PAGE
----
Mexican presidential candidate Andrés Manuel López Obrador. Photo: Los 40


Many political observers are having trouble settling into the idea that Andrés Manuel López Obrador (AMLO) is on a steady victory path heading up to the final lap of the Mexican presidential race. The number of offensive labels being tagged to AMLO is overwhelming, ranging from “liberal madman” to someone craving “absolute power.” And in between, he may also be trying out the label of a leftist with “50 shades of red.”

The truth is that many people – yours truly included – see AMLO as a political chameleon who has repeatedly shed seasonal skins of red in order the wear whatever shade is convenient for the moment.

In discussing opinions about AMLO, such terms as populist, liberal, conservative and other catch-all political monikers become increasingly confusing and end up meaning something only to the people using them.

Two conflicting opinions stem from very different points of views and even countries. One of them was coined by the prestigious Mexican historian Enrique Krauze, while the other one was expressed by the editorial board of the Washington Post on Sunday, June 17.

Over the past two weeks, Krauze has been showing increasing dismay at AMLO’s apparently insurmountable advantage in the polls. At last count, López Obrador was leading by over 20 points over the closest follower in the election.

In a recent video posted on social media Krauze said “to continue building our democracy and preserve our freedoms, it is very important that we divide our votes in the upcoming election.”

This statement, according to AMLO, is apparently harmless, but it has a target audience and it promotes the idea of not only not voting for AMLO, but of “dividing” the votes among other candidates.

Krauze added in the video: “Mexico must not be a one-man nation. We all build Mexico up; Mexico is all of us. Let us prevent the concentration of power in the hands of one person. Let’s divide our vote, let’s say no, now and forever, to absolute power.”

AMLO promptly answered Krauze’s opinion as “normal,” saying that Krauze “is the organic intellectual of conservatism and has the right to be one.”

In reality influential intellectuals such as Enrique Krauze and Lorenzo Meyer, as well as Jesús Silva-Herzog – all of them writers for conservative Mexico City daily newspaper Reforma — started criticizing AMLO in unison.

“They are ganging up on me,” López Obrador quipped.

AMLO also asked them what was their concern about “absolute power” if they have always supported it as expressed over centuries in Mexico through the phenomena known as “presidencialismo,” which translates into absolute power in the hands of one man, typical until now of Mexican presidents. If you have any doubts about this practice, just watch Enrique Peña Nieto.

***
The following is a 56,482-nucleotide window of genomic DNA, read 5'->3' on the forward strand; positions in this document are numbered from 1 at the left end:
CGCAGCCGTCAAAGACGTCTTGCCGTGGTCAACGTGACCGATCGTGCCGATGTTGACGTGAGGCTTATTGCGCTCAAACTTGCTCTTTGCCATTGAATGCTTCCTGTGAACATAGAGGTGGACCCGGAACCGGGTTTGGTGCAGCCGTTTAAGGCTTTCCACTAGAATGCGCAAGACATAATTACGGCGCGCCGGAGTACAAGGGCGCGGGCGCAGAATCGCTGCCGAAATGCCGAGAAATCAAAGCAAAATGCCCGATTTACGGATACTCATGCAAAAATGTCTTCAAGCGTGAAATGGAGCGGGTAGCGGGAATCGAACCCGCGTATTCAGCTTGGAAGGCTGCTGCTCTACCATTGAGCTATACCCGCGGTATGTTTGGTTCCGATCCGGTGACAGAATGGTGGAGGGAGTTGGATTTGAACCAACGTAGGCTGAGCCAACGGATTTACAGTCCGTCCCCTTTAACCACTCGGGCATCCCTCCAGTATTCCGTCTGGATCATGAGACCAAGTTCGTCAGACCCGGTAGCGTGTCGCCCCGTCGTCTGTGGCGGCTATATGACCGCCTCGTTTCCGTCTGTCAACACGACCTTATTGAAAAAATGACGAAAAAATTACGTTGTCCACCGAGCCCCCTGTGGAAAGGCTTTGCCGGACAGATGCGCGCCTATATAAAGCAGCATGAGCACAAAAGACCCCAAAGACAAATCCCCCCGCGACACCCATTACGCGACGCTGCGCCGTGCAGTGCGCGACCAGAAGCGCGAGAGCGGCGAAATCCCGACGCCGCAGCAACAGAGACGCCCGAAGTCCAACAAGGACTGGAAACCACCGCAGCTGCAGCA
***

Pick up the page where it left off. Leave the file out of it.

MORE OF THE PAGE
The problem for ordinary persons like truly yours is that we no longer have a clear cut definition between liberalism and conservativism, particularly when conservatives pass as liberals in a nation that’s clearly moving to the left in order to bring “justice” (whatever that means) to the 56 percent of Mexicans who live in poverty.

Well, that’s the view from Mexico. The view from Washington matters here and the question being asked is whether AMLO is the Mexican populist equivalent of Donald Trump. The Washington Post editorial board ran an opinion piece claiming that to be the case, saying that he “bears more than a passing political resemblance to President Trump – which doesn’t mean the two are likely to get along.”

“If Mr. López Obrador wins the July 1 vote, bilateral relations, already poisoned by Mr. Trump, are likely to become still more toxic,” the article said.

Clearly the editorial  oard of the Post is not paying attention. In many of his daily stumping speeches all over Mexico, AMLO has pointed out that he will get along well with  Trump, particularly because Trump is a spur-of-the-moment decisionmaker. Indeed, he has called Trump all sorts of names in the past, but then, so has everyone else in Mexico. If Mexicans are rapists, Trump can be called worse, such as “racist” and “neo-fascist,” terms, by the way, that Trump has been called many times by Washington Post opinion writers.

The WP op-ed also questions AMLO’s policies.

“López Obrador says he favors a renegotiated North American Free Trade Agreement (NAFTA) with higher wages for Mexican workers, but many of his policies aim at curtailing trade with the United States, particularly in energy and agricultural products. He says he would reassess one landmark reform, the opening of Mexico’s oil industry to foreign investment, and cancel another, an education revamp that broke the power of corrupt teachers’ unions.” To add to the pile of misused terms, the WP calls this a “reactionary agenda.” But it is what Mexican voters are demanding.

And finally warns that “If Mexicans choose Mr. López Obrador, they will be, like the voters who backed Mr. Trump, blowing up the status quo without a reliable sense of what will replace it. The result is likely to be more trouble on both sides of the border.”

I’ve got news for the WP Editorial Board:

It is likely that once this election is settled and AMLO gets the majority vote polls he is predicted to win, he might just get along well with Trump since, if we go by what the WP “liberals” claim, they have a lot in common, and everyone knows that birds of a feather flock together.


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